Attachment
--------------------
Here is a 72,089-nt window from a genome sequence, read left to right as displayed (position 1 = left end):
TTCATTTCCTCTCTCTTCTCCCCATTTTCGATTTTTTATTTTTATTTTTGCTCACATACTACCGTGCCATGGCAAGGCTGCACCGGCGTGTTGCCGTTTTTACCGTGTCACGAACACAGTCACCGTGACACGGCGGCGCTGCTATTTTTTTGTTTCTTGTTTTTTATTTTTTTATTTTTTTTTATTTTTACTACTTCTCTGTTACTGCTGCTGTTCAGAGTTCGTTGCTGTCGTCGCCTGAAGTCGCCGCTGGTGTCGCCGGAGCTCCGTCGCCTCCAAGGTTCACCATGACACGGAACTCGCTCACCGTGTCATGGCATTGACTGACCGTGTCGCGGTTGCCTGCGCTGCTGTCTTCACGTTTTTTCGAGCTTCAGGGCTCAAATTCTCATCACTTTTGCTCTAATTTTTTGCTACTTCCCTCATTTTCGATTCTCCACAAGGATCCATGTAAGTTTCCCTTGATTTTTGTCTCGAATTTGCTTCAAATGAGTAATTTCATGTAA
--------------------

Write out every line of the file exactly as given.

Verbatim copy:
Here is a 72,089-nt window from a genome sequence, read left to right as displayed (position 1 = left end):
TTCATTTCCTCTCTCTTCTCCCCATTTTCGATTTTTTATTTTTATTTTTGCTCACATACTACCGTGCCATGGCAAGGCTGCACCGGCGTGTTGCCGTTTTTACCGTGTCACGAACACAGTCACCGTGACACGGCGGCGCTGCTATTTTTTTGTTTCTTGTTTTTTATTTTTTTATTTTTTTTTATTTTTACTACTTCTCTGTTACTGCTGCTGTTCAGAGTTCGTTGCTGTCGTCGCCTGAAGTCGCCGCTGGTGTCGCCGGAGCTCCGTCGCCTCCAAGGTTCACCATGACACGGAACTCGCTCACCGTGTCATGGCATTGACTGACCGTGTCGCGGTTGCCTGCGCTGCTGTCTTCACGTTTTTTCGAGCTTCAGGGCTCAAATTCTCATCACTTTTGCTCTAATTTTTTGCTACTTCCCTCATTTTCGATTCTCCACAAGGATCCATGTAAGTTTCCCTTGATTTTTGTCTCGAATTTGCTTCAAATGAGTAATTTCATGTAA